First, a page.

During a House hearing in May 2014, Christopher Davis, a biological weapons expert and former member of the British Defense Intelligence Staff, testified that Russia covertly has maintained a biological arms program he called "the elephant in the room."

"The elephant has remained in the room for 18 years, but just because we choose not to see him does not mean he is no longer there," Davis said.

Davis stated that "Russia did not admit to the real size and capability of its biological weapons systems, that it did not get rid of all of them."

According to Davis, Russian leader Vladimir Putin "like all his antecedents, would never give up such a key strategic military and diplomatic card."

The Russians also have accused the U.S. government of undermining the 1972 Biological and Toxin Weapons Convention.

A Pentagon report issued in July on the improper anthrax lab transfers stated that the samples are part of defense research into countering anthrax bioweapons. "It is critical for the department to have a strong countermeasures program to protect our warfighters against this dangerous organism," the report said.

Former Pentagon strategic analyst Mark Schneider said the Russian assertions border on paranoia.

"The Russian claim of a ‘network of U.S. military-biological laboratories’ in NATO Europe is absurd and paranoid even by Russian standards," Schneider said.

"We have not had an offensive biological weapons program since Richard Nixon," he added.

Schneider said he agrees with the State Department that the claim is a distortion of the Threat Reduction program.

"Russian paranoia is dangerous," Schneider said. "Overall, their new National Security Strategy signed by Putin on December 31, 2015, reads like a blueprint for a militaristic authoritarian state. NATO has finally recognized the significance of the Russian threat, particularly the Russian nuclear threat, but we are still doing little about it."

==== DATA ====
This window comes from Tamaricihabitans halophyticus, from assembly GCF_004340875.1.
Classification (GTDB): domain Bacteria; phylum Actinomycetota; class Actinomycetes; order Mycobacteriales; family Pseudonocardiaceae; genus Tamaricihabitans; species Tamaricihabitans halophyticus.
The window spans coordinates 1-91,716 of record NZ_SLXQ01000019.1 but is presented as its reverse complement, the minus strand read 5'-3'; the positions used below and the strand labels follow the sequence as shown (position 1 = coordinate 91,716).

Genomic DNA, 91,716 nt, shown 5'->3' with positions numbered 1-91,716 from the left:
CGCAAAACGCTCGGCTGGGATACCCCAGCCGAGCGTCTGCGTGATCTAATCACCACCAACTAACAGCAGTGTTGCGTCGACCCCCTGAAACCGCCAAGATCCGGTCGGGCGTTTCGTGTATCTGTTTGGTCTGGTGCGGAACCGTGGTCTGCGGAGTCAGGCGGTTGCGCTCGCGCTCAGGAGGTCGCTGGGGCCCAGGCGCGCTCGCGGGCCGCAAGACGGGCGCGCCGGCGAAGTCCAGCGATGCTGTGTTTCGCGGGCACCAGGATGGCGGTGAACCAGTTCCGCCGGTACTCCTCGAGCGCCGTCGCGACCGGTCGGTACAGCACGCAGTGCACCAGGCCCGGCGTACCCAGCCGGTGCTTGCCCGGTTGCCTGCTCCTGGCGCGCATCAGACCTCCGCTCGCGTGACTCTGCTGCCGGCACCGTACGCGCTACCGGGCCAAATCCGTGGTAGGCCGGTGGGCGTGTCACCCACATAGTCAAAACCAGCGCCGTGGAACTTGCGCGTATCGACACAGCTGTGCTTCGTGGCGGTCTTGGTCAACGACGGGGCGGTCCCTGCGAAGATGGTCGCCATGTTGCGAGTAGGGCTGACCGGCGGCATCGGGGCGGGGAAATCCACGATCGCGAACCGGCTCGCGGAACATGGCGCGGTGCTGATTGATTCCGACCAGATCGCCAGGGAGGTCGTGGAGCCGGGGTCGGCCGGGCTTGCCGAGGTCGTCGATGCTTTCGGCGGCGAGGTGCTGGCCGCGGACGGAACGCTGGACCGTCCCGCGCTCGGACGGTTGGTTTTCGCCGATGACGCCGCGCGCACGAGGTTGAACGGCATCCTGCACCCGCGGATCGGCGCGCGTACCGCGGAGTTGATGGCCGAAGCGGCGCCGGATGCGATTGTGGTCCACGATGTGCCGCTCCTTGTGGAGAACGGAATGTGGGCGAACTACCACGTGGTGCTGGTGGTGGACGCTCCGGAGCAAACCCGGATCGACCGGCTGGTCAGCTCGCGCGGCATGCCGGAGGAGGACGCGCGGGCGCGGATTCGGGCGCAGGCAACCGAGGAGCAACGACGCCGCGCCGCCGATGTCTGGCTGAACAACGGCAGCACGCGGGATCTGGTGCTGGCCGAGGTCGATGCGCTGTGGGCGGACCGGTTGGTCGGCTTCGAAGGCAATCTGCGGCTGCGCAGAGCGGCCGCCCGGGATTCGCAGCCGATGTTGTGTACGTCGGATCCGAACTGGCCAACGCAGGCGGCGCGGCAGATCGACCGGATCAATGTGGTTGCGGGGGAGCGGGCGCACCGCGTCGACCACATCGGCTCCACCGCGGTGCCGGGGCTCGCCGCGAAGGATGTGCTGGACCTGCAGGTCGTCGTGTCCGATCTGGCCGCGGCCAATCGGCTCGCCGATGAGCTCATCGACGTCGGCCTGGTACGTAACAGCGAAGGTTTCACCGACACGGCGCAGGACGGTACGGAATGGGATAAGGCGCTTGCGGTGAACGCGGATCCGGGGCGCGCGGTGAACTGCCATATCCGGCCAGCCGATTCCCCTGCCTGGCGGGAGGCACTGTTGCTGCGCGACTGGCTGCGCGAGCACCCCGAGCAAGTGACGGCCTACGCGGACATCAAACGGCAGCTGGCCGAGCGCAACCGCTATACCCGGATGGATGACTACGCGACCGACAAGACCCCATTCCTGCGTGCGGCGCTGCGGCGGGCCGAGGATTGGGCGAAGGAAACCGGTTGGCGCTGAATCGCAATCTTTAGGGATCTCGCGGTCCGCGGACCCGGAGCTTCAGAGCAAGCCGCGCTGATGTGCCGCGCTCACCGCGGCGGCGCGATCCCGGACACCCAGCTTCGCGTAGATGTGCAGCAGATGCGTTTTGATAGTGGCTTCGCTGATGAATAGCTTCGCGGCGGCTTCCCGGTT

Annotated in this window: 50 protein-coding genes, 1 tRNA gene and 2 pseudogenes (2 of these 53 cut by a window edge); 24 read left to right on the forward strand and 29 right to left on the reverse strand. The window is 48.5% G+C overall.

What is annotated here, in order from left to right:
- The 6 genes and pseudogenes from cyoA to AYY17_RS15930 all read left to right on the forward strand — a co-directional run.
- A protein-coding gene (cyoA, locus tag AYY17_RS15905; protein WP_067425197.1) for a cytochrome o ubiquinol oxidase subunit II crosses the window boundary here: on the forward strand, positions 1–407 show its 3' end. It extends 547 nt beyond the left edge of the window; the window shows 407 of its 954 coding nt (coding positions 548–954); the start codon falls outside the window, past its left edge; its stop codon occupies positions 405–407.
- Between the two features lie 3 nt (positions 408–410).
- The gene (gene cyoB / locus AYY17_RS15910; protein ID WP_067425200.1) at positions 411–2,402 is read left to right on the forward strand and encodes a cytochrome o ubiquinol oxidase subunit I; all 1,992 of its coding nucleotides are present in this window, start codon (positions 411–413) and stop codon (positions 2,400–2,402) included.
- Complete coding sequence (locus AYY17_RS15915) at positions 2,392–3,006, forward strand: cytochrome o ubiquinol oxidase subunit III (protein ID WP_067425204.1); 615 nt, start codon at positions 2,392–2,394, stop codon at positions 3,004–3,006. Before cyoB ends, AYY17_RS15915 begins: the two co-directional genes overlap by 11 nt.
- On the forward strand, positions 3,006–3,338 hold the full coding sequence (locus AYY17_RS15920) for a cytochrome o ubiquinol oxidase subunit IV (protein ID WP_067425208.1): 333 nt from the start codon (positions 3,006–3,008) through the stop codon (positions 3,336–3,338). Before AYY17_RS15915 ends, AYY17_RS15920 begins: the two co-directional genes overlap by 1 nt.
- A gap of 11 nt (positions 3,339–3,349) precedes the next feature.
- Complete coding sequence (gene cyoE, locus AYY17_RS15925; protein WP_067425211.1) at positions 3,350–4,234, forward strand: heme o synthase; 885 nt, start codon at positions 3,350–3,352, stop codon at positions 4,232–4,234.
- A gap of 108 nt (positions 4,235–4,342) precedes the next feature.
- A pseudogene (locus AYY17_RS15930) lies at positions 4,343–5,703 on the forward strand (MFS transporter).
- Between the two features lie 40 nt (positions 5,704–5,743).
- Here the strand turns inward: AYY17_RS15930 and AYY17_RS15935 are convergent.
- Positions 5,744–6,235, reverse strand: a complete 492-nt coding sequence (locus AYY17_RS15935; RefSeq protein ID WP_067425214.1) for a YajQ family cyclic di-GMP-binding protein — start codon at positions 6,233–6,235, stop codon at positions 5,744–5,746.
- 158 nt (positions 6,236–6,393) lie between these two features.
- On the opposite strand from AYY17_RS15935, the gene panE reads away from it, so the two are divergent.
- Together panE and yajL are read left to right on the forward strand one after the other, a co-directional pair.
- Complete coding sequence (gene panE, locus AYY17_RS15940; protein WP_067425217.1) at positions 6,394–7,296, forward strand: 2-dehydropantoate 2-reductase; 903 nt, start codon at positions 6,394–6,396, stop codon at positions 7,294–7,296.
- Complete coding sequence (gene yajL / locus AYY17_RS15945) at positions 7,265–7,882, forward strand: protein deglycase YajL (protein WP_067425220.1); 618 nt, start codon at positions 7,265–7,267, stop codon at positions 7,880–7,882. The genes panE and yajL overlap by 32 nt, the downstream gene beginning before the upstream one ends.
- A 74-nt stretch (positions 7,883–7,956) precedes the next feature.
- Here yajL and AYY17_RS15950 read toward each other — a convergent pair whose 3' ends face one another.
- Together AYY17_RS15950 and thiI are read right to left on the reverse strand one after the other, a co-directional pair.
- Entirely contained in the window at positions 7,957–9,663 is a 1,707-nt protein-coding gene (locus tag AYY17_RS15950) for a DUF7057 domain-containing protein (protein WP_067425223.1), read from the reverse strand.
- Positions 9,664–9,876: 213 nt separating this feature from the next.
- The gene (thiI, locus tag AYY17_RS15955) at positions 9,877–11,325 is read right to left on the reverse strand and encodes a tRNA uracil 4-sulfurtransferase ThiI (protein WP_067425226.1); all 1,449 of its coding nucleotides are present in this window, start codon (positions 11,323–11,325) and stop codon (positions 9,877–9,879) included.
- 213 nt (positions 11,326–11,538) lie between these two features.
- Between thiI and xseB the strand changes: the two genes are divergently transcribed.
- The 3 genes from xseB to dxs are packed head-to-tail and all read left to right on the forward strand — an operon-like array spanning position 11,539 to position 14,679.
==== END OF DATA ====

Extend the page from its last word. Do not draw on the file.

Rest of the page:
The strategy also states that Russia’s "independent foreign and domestic policy" has prompted opposition for the United States and its allies that are "seeking to retain their dominance in world affairs."

"The policy of containing Russia that they are implementing envisions the exertion of political, economic, military, and informational pressure on it," the strategy says.

Russia has annexed Ukraine’s Crimea and is covertly destabilizing eastern Ukraine. Additionally, Moscow is aggressively building up its nuclear forces while Russian leaders, including Vladimir Putin, have issued unprecedented threats to use nuclear arms against NATO and the United States.

Russian defense analyst Pavel Felgenhauer says the biological weapons claims contained in the Russian strategy document may seem bizarre, "but for Russia’s rulers, such threats seem real."

Felgenhauer wrote in a report Jan. 7 that Nikolai Patrushev, secretary of the Kremlin security council, alleged in October that U.S. "bio-war labs" had increased "20-fold," and that the Pentagon is "deploying bio-weapon production labs in some [Commonwealth of Independent States] countries."

"Today, Putin has underwritten into law these and other similar threat evaluations," he stated in a report published by the Jamestown Foundation. "Russian countermeasures are surely forthcoming."

The strategy "correctly reflects the overall Kremlin notion of Russia being besieged on all sides by the U.S. and its proxies, which purportedly seek to isolate, subvert, and cause internal political and social upheaval to bring about regime change in other countries," Felgenhauer stated.

"In turn, Putin’s Russia is ready to defy and push back on all fronts — in Syria, in Ukraine, in the Arctic — and by all means available."

Published under: Russia , Vladimir Putin